I glanced at the doctor with an apologetic smile.  He seemed at ease and continued making notes.

“You like my hair?”  He asked, while I said a silent prayer that she would say yes and not any number of inappropriate remarks she was just as likely to utter.

“Yeah!”  She said before jumping into yet another chair.

Eventually he had Emma sit opposite him and handed her a copper bar which she grasped in her right hand while he ran another device along the inside of a finger on her left hand.  In this way he tested Emma for over 200 different foods.  Every single food she currently eats was a food that showed up on the “Avoid” list.  But since she only eats about six things, the list was actually not that long.  Each time the machine made a weird beep, signifying a food she couldn’t eat, I groaned.

“Corn,” he said.

“Not a problem.  She doesn’t eat corn.”

To which he replied, “That means anything that has any form of corn – corn syrup, corn starch, corn’s in almost every processed food.”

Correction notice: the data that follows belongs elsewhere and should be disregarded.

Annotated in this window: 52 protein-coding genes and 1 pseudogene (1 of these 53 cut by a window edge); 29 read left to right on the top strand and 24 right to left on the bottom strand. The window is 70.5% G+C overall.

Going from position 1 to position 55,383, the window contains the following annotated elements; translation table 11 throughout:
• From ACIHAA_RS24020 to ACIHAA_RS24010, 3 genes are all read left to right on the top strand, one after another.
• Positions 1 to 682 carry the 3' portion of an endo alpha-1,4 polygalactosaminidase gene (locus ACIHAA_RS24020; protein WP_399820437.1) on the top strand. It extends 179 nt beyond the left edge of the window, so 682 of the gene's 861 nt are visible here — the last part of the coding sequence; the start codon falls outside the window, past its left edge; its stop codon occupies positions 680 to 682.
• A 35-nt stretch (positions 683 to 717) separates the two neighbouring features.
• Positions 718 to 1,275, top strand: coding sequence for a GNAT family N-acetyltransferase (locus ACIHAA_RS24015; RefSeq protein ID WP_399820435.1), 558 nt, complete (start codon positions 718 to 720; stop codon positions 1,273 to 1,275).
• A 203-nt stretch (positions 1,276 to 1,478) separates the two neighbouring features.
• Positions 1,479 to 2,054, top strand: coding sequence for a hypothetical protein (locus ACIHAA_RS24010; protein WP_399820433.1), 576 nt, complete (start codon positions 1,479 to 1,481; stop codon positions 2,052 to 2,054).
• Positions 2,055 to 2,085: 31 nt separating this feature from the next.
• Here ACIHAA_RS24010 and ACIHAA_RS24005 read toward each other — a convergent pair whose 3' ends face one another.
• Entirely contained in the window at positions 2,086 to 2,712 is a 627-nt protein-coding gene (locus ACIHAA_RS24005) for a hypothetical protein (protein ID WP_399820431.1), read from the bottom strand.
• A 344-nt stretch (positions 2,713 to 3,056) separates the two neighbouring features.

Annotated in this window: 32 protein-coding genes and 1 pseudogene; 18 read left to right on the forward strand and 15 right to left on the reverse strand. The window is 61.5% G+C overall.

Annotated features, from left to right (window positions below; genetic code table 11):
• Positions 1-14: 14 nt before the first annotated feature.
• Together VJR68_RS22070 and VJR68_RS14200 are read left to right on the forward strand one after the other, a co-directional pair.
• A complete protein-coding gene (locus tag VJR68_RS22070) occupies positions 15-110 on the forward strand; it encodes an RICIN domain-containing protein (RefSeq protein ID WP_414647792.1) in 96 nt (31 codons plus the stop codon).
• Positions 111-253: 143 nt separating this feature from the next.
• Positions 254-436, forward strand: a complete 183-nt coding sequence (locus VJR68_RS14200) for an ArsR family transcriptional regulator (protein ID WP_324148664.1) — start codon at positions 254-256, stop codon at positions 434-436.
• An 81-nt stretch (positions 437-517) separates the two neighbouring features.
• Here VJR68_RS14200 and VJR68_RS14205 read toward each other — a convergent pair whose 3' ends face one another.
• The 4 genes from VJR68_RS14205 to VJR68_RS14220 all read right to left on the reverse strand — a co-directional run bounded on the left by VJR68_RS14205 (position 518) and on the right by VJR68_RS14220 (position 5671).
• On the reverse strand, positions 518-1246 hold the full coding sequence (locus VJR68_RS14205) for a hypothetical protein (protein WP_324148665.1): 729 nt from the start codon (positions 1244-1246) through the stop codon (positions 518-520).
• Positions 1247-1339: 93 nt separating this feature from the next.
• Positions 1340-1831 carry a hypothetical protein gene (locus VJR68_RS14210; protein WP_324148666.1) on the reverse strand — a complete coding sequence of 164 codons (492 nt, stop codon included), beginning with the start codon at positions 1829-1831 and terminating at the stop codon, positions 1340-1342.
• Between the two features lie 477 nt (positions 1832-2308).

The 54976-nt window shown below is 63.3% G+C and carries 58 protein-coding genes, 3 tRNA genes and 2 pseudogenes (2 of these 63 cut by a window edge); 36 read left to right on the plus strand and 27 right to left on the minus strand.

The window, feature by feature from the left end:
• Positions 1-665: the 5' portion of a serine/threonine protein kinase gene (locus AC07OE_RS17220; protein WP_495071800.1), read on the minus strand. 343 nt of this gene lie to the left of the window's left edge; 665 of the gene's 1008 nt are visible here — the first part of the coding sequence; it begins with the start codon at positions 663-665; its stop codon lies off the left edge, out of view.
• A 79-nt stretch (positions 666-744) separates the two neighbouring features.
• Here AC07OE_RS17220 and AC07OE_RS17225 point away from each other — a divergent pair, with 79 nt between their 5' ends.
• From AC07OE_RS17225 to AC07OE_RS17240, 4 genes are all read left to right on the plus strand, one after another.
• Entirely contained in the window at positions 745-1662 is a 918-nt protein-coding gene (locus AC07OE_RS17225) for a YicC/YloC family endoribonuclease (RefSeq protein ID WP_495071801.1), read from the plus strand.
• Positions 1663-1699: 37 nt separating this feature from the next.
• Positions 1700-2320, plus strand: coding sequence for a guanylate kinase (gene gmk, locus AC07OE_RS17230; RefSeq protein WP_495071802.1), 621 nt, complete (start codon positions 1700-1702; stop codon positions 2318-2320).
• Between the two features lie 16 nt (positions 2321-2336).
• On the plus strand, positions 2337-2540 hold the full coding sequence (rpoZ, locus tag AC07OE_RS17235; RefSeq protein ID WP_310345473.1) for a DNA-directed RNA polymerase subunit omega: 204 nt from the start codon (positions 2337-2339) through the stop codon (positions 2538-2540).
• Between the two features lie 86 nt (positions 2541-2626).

By the time the testing was finished I was left with a list of “Must avoid” foods ranging from egg whites (from a chicken), corn (and any food with anything derived from corn), potatoes (and all foods containing anything derived from potatoes), all night shade vegetables, any dairy coming from a cow, all soy products, all red skinned fruits and vegetables and of course, wheat.  The only thing NOT on the list that Emma enjoys is maple syrup, raw cane sugar and honey.  I was told we could expect to see some “significant change” within a month.

I’m up for pretty much any challenge given to me, but I must admit to feeling a certain degree of anxiety as I left his office and began thinking about how I was going to implement this list.